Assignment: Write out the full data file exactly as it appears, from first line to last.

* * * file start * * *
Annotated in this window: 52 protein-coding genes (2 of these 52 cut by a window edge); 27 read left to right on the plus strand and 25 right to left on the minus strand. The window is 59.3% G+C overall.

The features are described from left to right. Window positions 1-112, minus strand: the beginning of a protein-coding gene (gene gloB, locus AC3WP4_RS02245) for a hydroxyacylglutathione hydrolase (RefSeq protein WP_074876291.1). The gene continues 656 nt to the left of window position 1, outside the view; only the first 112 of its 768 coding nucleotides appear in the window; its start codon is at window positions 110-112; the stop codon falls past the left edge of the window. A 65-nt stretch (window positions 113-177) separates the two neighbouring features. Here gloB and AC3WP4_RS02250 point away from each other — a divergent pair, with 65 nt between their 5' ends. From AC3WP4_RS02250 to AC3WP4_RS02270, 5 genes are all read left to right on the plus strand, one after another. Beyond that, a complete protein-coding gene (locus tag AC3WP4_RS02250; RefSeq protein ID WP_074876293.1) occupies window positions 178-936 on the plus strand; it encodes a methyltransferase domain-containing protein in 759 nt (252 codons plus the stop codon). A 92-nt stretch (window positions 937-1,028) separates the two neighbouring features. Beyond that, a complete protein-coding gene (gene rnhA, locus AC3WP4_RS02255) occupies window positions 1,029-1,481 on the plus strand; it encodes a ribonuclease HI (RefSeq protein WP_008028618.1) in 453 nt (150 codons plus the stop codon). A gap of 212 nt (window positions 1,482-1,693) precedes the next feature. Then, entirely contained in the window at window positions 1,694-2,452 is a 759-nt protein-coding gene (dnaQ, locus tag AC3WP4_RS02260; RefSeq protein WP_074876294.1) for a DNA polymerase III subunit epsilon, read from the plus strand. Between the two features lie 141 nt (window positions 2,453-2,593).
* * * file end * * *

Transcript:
Annotated in this window: 52 protein-coding genes (2 of these 52 cut by a window edge); 27 read left to right on the plus strand and 25 right to left on the minus strand. The window is 59.3% G+C overall.

The features are described from left to right. Window positions 1-112, minus strand: the beginning of a protein-coding gene (gene gloB, locus AC3WP4_RS02245) for a hydroxyacylglutathione hydrolase (RefSeq protein WP_074876291.1). The gene continues 656 nt to the left of window position 1, outside the view; only the first 112 of its 768 coding nucleotides appear in the window; its start codon is at window positions 110-112; the stop codon falls past the left edge of the window. A 65-nt stretch (window positions 113-177) separates the two neighbouring features. Here gloB and AC3WP4_RS02250 point away from each other — a divergent pair, with 65 nt between their 5' ends. From AC3WP4_RS02250 to AC3WP4_RS02270, 5 genes are all read left to right on the plus strand, one after another. Beyond that, a complete protein-coding gene (locus tag AC3WP4_RS02250; RefSeq protein ID WP_074876293.1) occupies window positions 178-936 on the plus strand; it encodes a methyltransferase domain-containing protein in 759 nt (252 codons plus the stop codon). A 92-nt stretch (window positions 937-1,028) separates the two neighbouring features. Beyond that, a complete protein-coding gene (gene rnhA, locus AC3WP4_RS02255) occupies window positions 1,029-1,481 on the plus strand; it encodes a ribonuclease HI (RefSeq protein WP_008028618.1) in 453 nt (150 codons plus the stop codon). A gap of 212 nt (window positions 1,482-1,693) precedes the next feature. Then, entirely contained in the window at window positions 1,694-2,452 is a 759-nt protein-coding gene (dnaQ, locus tag AC3WP4_RS02260; RefSeq protein WP_074876294.1) for a DNA polymerase III subunit epsilon, read from the plus strand. Between the two features lie 141 nt (window positions 2,453-2,593).